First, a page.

One thing many of our customers rely on us for is helping them choose the right paper(s) for their job. Paper is important! The right choice can make a project shine while the wrong choice can ruin it. The main factors to consider in choosing the right paper for your project are:
- Paper weight
Below we discuss a bit about each factor. This should hopefully point you in the right direction if you are at all confused about what paper or papers to use for your print project.
Here at our shop there are 2 different classes of paper weights — 1) text weight papers and 2) cover stocks.
Text weight papers are (not surprisingly) ideally suited for printing text. Your basic 20# copy paper is a text weight paper, as are 24#, 28#, 32# papers. The paper weight/thickness increases as the # increases. These weights are also referred to as 50#, 60#, 70# and 80# text, respectively, which confuses things. To compare apples to apples, check the gsm (grams per square meter or g/m²) of the papers you are considering to make sure they are of comparable weight.
Lower weight text papers fold easily without the need to score them first. Some of the heavier text weight papers do require scoring before folding or they will crack. The need for scoring will affect pricing.
If you are printing double sided, the lighter the paper (the lower its # weight), the more likely you will be able to see the content which is on the other side of the page. This problem is called bleed-through, and it gets worse with darker images and areas with heavy ink coverage. To avoid this problem, use a heavier weight paper.
If your project is a book or booklet, it is quite common to use a text weight paper for the interior pages and a cover stock for the outside cover(s).
Cover stocks are heavier papers. They are most often used for booklet covers, postcards, business cards, invitations and other projects requiring a paper with more substance.
We stock covers starting as light as 65#, as heavy as 130#, as well as everything in between. Depending on your project you may need a heavier cover stock. For example, if your project is a postcard mailing, the machines at the post office may damage a lightweight card. We recommend using at least 80# cards for mailings. (We use 100# or 110# cover for our own postcard mailings.)
Heavier cover stocks are more sturdy and are used to create higher quality projects. If durability is important to you, go with a thicker stock.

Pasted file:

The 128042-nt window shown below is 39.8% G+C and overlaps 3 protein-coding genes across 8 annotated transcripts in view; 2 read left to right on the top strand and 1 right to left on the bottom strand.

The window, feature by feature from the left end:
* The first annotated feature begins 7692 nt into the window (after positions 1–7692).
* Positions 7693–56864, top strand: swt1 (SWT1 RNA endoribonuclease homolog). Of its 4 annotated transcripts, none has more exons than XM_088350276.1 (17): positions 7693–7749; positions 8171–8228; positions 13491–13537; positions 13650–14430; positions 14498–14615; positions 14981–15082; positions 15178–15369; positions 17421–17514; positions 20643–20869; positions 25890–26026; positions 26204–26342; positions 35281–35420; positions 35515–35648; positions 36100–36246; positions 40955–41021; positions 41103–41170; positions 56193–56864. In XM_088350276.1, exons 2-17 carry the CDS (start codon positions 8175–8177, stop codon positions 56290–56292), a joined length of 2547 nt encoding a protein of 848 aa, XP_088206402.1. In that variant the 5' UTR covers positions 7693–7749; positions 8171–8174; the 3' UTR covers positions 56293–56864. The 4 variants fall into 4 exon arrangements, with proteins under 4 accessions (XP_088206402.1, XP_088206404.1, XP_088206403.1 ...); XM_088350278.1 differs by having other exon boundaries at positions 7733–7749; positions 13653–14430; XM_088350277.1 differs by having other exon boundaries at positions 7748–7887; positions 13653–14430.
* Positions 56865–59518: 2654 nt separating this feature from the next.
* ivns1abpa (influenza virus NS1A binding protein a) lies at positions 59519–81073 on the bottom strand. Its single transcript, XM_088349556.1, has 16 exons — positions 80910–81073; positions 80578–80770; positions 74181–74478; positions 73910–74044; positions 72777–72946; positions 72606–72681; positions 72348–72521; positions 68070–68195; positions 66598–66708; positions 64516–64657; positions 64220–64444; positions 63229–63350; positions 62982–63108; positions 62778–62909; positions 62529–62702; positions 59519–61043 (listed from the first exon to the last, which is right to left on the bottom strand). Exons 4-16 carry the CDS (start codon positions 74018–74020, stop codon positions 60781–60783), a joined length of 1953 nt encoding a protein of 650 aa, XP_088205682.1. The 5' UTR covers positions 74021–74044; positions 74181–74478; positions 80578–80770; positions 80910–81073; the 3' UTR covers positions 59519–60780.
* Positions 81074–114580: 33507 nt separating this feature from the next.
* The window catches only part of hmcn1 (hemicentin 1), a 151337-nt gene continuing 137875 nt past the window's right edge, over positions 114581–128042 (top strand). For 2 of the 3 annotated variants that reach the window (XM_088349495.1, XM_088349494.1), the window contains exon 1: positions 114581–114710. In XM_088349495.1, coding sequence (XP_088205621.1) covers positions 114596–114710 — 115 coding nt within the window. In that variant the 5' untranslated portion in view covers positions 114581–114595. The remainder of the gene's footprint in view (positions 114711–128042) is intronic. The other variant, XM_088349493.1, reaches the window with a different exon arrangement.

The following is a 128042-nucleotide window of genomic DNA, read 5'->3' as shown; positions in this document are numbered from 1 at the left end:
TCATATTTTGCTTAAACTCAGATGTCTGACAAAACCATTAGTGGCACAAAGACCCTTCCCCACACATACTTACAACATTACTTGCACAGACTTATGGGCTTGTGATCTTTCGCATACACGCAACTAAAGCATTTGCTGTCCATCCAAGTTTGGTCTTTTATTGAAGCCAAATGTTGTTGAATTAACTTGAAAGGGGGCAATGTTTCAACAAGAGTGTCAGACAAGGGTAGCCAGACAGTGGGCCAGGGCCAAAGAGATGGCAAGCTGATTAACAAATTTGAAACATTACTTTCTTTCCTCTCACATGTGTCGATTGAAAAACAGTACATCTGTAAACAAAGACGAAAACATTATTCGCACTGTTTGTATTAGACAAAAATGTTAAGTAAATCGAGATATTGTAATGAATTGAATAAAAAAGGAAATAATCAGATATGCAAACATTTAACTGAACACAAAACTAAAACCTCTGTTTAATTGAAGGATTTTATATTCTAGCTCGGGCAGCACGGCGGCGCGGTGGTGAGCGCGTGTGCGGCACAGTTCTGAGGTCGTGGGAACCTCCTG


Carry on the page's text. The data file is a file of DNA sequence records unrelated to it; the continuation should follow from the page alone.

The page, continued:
There are three basic finishes on the papers we stock here: 1) smooth, 2) textured, and 3) coated. These finishes are available for both text weight papers as well as cover stocks.
If you tell us the pictures, images or other art in your project must look great, we are almost always going to recommend a paper with a smooth finish. When you throw texture into the mix, you can lose detail and crispness of your imagery as the ink or toner adheres inconsistently to a changing surface.
If your art will allow it, however, a textured paper (such as a linen or laid finish) may be appropriate. Or you may be able to use a high quality wove bond or cover stock. It really depends on your project. This is why we always recommend to all of our customers that they see a hardcopy proof. What you think will be a perfect paper for your art may be awful, but you really won’t know until you see it and feel it.
Matte coated papers provide a unique look and silky feel which may be suitable for your art. In our shop these are considered premium papers best suited for full color printing.
Many people think gloss coated papers are best for photos and images, but this is not always the case. Again, it depends on your art. (I think images look best on a smooth bright white cover. More on this in the next section.) Gloss coated papers also come in 2 variations — coated on 1 side or coated on both sides. Your project details will dictate which one will work best for you.
The color of the paper you choose is extremely important. Anything other than a bright white will darken your imagery.
Think about it this way… whatever color your paper is will be combined with your art. So choosing a pink paper will add pink to everything, choosing a blue paper will add blue to everything, and so on. An image that looks great on your white back-lit monitor will not look the same on colored paper or card stock. If you have pictures of people in your project, a colored paper will change their appearance considerably. Be careful!
One of the most popular paper colors here is Natural White. It gives a classic look to programs, invitations and other printed materials. But even an off-white or natural white will darken photos and other images.
Make sure your project looks perfect by reviewing a hardcopy proof before printing the entire run!
Hope this little article help you with your paper choices. Feel free to call with questions or ask them in the comments.